For those of us who still live in Brisbane, Joshb, especially those of us who know and care a fair bit about the history of Qantas, its gradual desertion of the capital of the state of its birth and its original success, which are acknowledged in little more than the first letter of its unique and evocative name these days is indeed saddening, but it also reflects narrow thinking and an abject failure to recognise that its competitors were happy to fill the gaps created by its concentration on two cities.

It really became SAMAS rather than QANTAS long ago, but given that Melbourne, and particularly Sydney have long had many more international services from which to choose, to concentrate services in those places while withdrawing them from the next two largest states – which have far fewer airline options – was extreme folly.

It still has not occurred to Joyce to increase or to improve the services from Brisbane and Perth, and Adelaide as well, and so compete with foreign airlines which provide much better services to these significant Australian markets, particularly the first, given the population of the state and adjacent areas.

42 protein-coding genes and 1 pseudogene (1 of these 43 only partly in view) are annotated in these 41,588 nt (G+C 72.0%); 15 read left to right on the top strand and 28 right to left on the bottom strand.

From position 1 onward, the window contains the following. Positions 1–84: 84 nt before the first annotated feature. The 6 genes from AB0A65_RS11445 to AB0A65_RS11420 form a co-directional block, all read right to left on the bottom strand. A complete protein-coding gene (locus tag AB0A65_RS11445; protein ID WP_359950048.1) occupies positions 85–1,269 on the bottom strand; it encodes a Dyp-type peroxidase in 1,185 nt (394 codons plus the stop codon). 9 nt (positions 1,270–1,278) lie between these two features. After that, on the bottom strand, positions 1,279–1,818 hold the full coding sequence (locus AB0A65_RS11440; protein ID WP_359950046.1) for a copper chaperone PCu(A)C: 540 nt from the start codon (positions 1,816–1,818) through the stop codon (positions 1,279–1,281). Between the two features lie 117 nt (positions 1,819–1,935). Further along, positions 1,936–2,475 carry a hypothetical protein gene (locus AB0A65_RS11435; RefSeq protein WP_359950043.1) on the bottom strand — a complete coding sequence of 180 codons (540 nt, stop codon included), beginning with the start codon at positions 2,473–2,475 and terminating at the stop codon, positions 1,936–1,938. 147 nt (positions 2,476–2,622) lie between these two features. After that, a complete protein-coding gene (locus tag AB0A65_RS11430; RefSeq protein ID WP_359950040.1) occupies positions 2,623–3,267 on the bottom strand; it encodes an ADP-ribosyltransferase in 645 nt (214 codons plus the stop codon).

Given the general tone on this forum, as usual it seems to be an I'm All Right Jack attitude (you may have to look that up).

 

2 on 24/3/14 by franz

Anytime soon.Such a shame really.It was through that route my parents moved into Australia from Singapore arriving at Perth spending the day there moving all around the country before settling up in the end in Adelaide which by the way back in 1972 didn't even have an international airport.

4 on 27/2/14 by Travelator

I find it facinating that nobody seems to have noticed that Virgin Australia has been selling most of it's assets to fund it's price war with Qantas (and it's transformation) and is currently running at a loss. No assets and making losses. At some point the "foreign government owned" shareholders will be expecting a return on their significant investment and they will be savage. There will also be no bailout by these shareholders when the going gets tough (see Ansett collapse). If John Borgetti's plan to take market share from Qantas doesn't work, he may end up being the person who killed Virgin.